One of the things that most surprised me when I moved into finance as a profession (I use the term loosely) was the stunning lack of evidence for most of the things that were spoken about. My observation was that this lack of substantiation seemed to be a vertically integrated industry. Nobel Prizes were handed out for theories that didnt stack up in the real world (Efficient Market Hypothesis) commentators and sell side advisors spouted all sorts of nonsense. I am pleased to report that in almost three and a bit decades not much has changed. I run a carefully curated list of reading sources but occasionally something slips through and bobs up like a turd in a freshly cleaned pool. The latest candidate is this piece from the Murdoch stable. I have cut and pasted the headline piece below.
Source – news.com.au
The overall tone of the piece is one of breathless hyperbole about the coming end of the world and why everyone should go out and sell every asset they have and buy gold because as the young people say…..reasons. I actually need to take these reasons apart because they are clearly incorrect and based upon the most feeble of evidence. This piece is part of a troubling increase in panic and fear mongering that seems to be emanating out of Western Australia and Queensland which is hardly surprising. These schemes all seem to be designed to get people to buy into whatever gold purchasing scheme is going around and they are backed up by flimsy over inflated pieces of data.
The piece I quote makes several claims all of which have to be tested as to their veracity.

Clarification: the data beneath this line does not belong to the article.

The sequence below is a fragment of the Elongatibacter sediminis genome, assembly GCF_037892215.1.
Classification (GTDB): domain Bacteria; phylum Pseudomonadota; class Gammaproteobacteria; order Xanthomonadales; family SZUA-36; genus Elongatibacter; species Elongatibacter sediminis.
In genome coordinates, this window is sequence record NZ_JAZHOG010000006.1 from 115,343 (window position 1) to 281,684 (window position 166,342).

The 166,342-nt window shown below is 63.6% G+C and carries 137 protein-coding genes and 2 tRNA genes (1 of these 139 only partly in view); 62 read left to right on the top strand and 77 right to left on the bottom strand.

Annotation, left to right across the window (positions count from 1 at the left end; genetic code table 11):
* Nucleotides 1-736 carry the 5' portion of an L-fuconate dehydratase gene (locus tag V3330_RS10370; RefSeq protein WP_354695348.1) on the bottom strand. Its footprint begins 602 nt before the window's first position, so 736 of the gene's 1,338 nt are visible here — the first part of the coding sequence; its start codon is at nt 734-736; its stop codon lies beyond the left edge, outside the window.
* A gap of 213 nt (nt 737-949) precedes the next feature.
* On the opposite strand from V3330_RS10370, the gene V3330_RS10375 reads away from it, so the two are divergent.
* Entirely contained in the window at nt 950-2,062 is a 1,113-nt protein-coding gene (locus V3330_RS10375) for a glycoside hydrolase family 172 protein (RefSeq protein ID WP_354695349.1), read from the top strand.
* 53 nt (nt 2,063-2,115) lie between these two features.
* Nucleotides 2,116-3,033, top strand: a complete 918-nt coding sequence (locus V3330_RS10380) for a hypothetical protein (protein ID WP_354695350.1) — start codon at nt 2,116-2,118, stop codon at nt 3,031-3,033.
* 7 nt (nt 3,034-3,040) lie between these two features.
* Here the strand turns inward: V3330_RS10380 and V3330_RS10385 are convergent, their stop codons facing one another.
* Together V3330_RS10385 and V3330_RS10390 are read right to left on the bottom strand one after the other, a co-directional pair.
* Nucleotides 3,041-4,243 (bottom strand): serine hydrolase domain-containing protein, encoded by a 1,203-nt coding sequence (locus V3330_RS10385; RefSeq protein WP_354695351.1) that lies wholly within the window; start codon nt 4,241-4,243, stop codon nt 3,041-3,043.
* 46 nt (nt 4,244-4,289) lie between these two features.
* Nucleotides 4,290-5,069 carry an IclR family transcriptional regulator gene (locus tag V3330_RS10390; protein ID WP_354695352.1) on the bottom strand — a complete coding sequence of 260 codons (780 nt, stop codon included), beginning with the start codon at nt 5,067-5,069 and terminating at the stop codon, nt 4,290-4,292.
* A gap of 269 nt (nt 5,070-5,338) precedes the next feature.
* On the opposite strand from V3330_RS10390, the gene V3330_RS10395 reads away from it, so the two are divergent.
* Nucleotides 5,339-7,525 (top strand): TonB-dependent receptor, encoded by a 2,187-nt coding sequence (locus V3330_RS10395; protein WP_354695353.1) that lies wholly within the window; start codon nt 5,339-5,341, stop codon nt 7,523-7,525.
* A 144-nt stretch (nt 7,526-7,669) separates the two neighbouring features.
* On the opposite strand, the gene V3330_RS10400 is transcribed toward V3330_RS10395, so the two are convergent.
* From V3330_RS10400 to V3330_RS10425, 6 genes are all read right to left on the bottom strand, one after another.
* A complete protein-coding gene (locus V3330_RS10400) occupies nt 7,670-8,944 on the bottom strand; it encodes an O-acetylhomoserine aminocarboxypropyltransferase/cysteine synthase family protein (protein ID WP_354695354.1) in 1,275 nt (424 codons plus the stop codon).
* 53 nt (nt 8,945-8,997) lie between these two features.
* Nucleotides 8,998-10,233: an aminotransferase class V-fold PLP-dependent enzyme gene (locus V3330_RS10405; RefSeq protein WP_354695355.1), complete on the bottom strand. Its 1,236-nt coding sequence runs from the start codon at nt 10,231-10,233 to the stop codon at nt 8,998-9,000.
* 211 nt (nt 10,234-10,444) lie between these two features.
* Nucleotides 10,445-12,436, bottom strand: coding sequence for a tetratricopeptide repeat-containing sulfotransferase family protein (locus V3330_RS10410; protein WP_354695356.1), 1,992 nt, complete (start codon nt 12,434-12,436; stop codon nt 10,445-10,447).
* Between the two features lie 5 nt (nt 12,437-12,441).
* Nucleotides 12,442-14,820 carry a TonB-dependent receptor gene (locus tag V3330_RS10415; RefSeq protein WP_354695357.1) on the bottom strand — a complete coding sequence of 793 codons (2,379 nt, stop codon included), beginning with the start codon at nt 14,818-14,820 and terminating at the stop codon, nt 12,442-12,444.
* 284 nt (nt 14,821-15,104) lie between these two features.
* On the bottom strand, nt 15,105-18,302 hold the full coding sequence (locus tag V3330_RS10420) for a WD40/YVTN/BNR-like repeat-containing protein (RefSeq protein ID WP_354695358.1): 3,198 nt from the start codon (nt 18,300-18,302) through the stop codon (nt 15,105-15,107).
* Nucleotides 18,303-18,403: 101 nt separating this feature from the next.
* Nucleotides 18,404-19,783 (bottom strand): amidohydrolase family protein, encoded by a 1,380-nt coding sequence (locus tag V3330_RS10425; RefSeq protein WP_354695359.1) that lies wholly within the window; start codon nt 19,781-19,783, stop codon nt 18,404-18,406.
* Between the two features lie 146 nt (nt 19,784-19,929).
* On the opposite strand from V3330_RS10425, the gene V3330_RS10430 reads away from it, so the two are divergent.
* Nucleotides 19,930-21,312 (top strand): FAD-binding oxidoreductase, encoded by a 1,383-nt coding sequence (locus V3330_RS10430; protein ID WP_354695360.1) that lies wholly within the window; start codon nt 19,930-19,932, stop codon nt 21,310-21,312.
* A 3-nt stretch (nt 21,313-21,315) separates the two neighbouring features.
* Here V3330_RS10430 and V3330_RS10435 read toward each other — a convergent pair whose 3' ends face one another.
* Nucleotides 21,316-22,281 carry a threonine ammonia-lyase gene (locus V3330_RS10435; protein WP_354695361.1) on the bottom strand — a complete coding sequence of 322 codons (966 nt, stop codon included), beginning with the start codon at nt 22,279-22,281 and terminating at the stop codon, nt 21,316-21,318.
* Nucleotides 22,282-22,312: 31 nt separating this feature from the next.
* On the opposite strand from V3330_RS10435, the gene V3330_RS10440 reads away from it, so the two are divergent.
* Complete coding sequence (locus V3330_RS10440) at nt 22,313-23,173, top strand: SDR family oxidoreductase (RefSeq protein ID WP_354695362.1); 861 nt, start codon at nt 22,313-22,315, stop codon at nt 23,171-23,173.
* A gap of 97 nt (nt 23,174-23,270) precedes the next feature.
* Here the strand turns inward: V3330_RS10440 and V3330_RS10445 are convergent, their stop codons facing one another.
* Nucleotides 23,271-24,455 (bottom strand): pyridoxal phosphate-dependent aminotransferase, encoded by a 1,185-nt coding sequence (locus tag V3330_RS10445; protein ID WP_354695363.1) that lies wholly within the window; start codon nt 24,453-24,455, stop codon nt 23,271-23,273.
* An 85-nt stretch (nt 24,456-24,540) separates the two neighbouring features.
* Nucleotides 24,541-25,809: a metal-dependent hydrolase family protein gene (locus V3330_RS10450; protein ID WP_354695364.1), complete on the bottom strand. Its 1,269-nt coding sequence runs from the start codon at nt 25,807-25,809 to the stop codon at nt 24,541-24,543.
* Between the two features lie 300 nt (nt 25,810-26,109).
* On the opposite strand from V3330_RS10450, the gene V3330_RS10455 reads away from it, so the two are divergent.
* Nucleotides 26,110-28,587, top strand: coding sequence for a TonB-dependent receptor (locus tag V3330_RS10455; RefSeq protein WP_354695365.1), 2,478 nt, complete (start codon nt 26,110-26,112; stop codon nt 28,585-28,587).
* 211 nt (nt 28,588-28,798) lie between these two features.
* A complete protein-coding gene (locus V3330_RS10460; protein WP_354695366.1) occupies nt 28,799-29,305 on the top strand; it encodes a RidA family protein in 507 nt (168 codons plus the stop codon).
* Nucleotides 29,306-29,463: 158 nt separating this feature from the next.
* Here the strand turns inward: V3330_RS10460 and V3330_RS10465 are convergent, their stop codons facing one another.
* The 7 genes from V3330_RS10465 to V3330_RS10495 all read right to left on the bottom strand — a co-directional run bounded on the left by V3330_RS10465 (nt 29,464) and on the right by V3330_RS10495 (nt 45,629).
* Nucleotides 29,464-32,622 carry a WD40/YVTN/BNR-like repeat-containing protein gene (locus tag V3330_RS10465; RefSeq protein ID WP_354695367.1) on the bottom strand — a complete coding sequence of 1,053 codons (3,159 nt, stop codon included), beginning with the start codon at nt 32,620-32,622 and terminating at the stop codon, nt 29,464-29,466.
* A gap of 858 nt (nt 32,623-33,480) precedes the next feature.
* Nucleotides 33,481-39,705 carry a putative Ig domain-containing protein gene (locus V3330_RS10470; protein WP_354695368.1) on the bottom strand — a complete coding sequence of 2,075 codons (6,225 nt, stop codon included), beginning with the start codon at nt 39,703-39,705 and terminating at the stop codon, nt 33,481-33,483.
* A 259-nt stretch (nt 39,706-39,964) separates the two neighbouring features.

The ‘paper’ money that we all use is being printed by Governments at an alarming rate. Since this cash is not backed by a physical asset, it is easy, but not good, to keep printing more of it.
Government debt around the world is at record highs. The US Government has debt in the trillions, Australia, the UK and most of Asia (other than China) are all up to their eyeballs in debt.
This makes the somewhat simplistic assumption that all government debt is bad and debt at present is at staggeringly high records – this is a favourite chestnut of right wing commentators who believe that governments should not spend money on anything other than tax breaks and concessions for their friends. When debt is talked about the yardstick used is often US government debt which sits at about $21 trillion which when viewed in simplistic isolation sounds like a staggering number but the economic impact of debt as an instrument is relative in nature. Consider this simple example, if you told someone you had just borrowed $10 million then they would most likely blanch at the thought of carry such a debt load. But if you earned $10 million a year the perspective changes. This is the situation with US debt US GDP as shown below is matching their levels of debt.